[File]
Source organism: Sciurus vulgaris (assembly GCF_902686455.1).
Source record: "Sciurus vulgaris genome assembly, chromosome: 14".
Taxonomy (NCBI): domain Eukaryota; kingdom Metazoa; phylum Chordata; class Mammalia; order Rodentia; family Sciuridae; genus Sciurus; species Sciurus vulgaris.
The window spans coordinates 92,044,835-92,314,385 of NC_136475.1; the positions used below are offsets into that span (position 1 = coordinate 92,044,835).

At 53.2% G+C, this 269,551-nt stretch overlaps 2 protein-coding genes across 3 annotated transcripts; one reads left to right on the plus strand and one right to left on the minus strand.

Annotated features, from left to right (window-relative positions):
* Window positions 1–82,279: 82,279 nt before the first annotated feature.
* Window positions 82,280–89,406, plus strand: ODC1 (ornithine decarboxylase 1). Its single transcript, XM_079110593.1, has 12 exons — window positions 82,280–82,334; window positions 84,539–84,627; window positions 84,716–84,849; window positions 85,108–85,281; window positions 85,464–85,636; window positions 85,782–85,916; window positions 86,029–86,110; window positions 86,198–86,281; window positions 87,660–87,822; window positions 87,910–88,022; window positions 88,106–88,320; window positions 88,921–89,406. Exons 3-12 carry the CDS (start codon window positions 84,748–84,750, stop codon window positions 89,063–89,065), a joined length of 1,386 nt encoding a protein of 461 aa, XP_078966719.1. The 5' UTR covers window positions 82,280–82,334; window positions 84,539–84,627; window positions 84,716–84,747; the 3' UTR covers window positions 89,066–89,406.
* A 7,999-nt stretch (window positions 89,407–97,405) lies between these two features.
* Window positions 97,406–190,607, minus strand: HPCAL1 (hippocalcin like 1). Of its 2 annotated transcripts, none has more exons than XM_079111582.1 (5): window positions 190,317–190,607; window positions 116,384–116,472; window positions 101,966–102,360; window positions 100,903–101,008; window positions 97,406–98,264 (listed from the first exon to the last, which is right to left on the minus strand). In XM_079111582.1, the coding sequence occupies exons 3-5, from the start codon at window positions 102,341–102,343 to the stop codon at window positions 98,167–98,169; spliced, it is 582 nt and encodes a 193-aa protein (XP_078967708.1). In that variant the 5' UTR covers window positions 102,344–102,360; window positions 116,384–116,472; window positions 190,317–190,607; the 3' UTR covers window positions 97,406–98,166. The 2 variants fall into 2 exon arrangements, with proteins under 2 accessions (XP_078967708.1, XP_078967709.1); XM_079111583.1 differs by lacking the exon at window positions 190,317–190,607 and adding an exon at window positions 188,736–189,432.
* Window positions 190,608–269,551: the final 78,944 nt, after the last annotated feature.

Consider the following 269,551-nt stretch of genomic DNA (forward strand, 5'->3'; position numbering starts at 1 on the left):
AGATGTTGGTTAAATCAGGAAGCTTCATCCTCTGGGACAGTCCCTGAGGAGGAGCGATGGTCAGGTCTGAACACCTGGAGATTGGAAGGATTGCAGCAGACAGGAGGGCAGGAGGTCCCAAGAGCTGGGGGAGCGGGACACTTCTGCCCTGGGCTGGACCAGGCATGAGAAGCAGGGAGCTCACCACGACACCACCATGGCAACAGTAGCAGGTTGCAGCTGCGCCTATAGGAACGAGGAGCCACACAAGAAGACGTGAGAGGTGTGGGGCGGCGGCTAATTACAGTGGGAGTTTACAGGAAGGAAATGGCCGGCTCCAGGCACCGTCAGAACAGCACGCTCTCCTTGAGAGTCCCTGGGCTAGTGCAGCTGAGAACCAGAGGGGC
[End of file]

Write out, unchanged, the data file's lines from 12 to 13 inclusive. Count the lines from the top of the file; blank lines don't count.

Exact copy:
Consider the following 269,551-nt stretch of genomic DNA (forward strand, 5'->3'; position numbering starts at 1 on the left):
AGATGTTGGTTAAATCAGGAAGCTTCATCCTCTGGGACAGTCCCTGAGGAGGAGCGATGGTCAGGTCTGAACACCTGGAGATTGGAAGGATTGCAGCAGACAGGAGGGCAGGAGGTCCCAAGAGCTGGGGGAGCGGGACACTTCTGCCCTGGGCTGGACCAGGCATGAGAAGCAGGGAGCTCACCACGACACCACCATGGCAACAGTAGCAGGTTGCAGCTGCGCCTATAGGAACGAGGAGCCACACAAGAAGACGTGAGAGGTGTGGGGCGGCGGCTAATTACAGTGGGAGTTTACAGGAAGGAAATGGCCGGCTCCAGGCACCGTCAGAACAGCACGCTCTCCTTGAGAGTCCCTGGGCTAGTGCAGCTGAGAACCAGAGGGGC